Wednesday, February 17th, 2010

The Knife – Colouring of Pigeons

Wherein we cross Matos’ palm with silver…


Michaelangelo Matos: Hahahahaha, I can read the other blurbs already! (Cibula, Lex, Skidmore: my sympathies.) Me, I have some patience for pretentious shit like this: I enjoyed the time I saw Marilyn Monk, for starters. Eleven-minute suites I have as much conceptual time for as, say, soca: if someone I trust likes it, sure I’ll try it. I know someone, probably a few someones, that will likely enjoy this, and I sort of do too. But it’s impossible not to think this belongs in some larger work, where its quasi-exoticism (not to mention quasi-classicalism) makes it immediately and permanently apparent that this was yanked way the hell out of context.

Martin Skidmore: Bloody hell, an eleven minute single! Sadly it seems much longer than that. The quiet beginning with operatic “ah” and “oh” stabs reminds me too much of an annoying bank advert. Apparently the album is some sort of opera based on Charles Darwin, which sounds appalling. I’d long lost interest before the dreary singing of actual words started.

Edward Okulicz: I’m sure it’s v. important and experimental, but it’s long, boring, unpleasant, wildly indulgent. While hating The Knife, or anything to do with them, is sort of music-critic sacrilege, it’s about time people realised they are at best a middling-to-good group with some decent singles but nowhere near enough skill to get away with this.

Ian Mathers: On the one hand, I love this — far more gripping, eventful and even moving than I’d dared hoped the Knife’s score for an opera about Darwin could be, and not nearly as deadly as most 11 minute tracks. On the other… for goodness’ sake, this is about as far from pop music or a single that you can get without making stuff that your person on the street wouldn’t call music. The part of me that thinks of the Jukebox as a proving ground for pop suggests that this doesn’t deserve a good mark for violating those tenets, no matter how good it is, but you know what? Screw it. It’s probably going to be underrated by most people here anyway, and any time I’m willing to spend 10+ minutes on a song multiple times in a row, there’s something special going on.

Doug Robertson: I could boil a whole hen house worth of eggs in the time it takes to listen to this, but despite the fact that I have such a short attention span that anything over the three minute mark tends to leave me as listless as a disorganised shopper, this doesn’t overstay its welcome at all. It all builds together as naturally as a Lego house, before falling apart as gracefully as a ballerina after too much champagne.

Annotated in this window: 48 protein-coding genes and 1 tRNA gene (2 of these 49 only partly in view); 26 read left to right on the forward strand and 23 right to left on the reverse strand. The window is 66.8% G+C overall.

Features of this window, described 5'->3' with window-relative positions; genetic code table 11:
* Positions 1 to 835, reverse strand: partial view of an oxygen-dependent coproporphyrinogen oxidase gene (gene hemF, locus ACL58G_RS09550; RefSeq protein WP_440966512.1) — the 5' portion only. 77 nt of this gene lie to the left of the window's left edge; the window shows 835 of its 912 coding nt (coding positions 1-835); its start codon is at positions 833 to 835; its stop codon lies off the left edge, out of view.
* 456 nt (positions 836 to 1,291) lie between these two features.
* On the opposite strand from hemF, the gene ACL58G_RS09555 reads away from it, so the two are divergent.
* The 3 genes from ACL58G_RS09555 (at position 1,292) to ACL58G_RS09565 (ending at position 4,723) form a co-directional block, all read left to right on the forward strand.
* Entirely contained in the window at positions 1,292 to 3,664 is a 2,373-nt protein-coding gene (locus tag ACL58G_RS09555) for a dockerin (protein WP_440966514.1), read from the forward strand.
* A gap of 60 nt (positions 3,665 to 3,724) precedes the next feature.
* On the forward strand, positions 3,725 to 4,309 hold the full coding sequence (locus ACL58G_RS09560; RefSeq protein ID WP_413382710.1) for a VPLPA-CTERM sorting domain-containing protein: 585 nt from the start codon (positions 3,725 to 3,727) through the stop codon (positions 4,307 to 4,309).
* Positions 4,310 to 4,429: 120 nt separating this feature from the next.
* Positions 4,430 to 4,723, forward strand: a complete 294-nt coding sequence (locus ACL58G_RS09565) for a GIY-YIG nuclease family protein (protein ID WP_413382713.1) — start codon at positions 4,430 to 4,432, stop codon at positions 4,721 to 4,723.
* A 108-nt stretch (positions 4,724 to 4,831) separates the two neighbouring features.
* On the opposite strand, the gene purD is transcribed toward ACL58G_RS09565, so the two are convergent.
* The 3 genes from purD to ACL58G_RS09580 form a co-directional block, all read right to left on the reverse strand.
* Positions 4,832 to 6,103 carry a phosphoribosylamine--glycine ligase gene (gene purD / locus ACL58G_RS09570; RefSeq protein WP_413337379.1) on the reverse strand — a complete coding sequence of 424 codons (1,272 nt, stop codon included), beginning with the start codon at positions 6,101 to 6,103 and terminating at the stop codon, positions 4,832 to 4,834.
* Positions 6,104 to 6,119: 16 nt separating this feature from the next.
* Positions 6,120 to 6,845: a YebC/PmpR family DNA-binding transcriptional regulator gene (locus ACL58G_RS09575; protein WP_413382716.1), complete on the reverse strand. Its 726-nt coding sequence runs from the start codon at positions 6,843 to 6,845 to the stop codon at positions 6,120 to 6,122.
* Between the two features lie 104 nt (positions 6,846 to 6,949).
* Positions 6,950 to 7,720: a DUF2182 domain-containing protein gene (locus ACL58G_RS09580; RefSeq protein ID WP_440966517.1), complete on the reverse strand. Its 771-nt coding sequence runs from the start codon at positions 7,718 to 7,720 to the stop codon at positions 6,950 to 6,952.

Ramzy Alwakeel: A bastard in every sense — the offspring of that rarest of collaborations that generates something utterly independent of its constituent acts. These 11 minutes represent the more accessible face of their parent Darwin-themed opera: while the sudden mezzo-soprano is slightly hairy after Karin Dreijer Andersson’s more familiar vocals, the same melodic language drives both performers, while the landscape of drones and exotic percussion provides plenty of sonic continuity. The opera itself should be the ultimate focus of this project, but it is noteworthy and appropriate that The Knife have become one of the too-few genuinely experimental pop acts making records this side of the 1990s.

Anthony Easton: Every so often a text comes along and reminds us of how fantastic a vocalist Yoko Ono was, and what we would have lost if she hadn’t recorded. Add this to her anxiety of influence.

Alfred Soto: “Kabuki” is thrown around a lot, but for once it means something. This evokes grown men and women wearing contorted masks and squeezing strange noises out of their throats, to the accompaniment of exotic gewgaws. Not terrible.

Mallory O’Donnell: The Knife should be rewarded above all else for hoeing their own knotty patch of earth. But, loves: please don’t do so at the expense of what little sense of humor you already had. Sometimes it can be hard to hear the little band that had a song called “Lasagna” amongst all this fluttering modern paganism.

19 Responses to “The Knife – Colouring of Pigeons”

  1. Matos, do you mean Meredith Monk?

  2. I haven’t really made up my mind either way on The Knife’s new project – am happy to let the cards fall where they may – but oh my fucking god can we get past the idea that “long” or indeed “indulgent” are automatically bad things?

    this is about as far from pop music or a single that you can get without making stuff that your person on the street wouldn’t call music

    Who gives a flying fuck about any of that? What has any of that got to do with the quality of the music? I’m glad you came to the right conclusion on this but it shouldn’t be an issue in the first place. Singles and pop music come in all forms and formats, we shouldn’t be prejudiced against any of them. And seriously fuck the man-on-the-street “I just want a tune I can whistle” fuckwits, they don’t deserve pop music at all.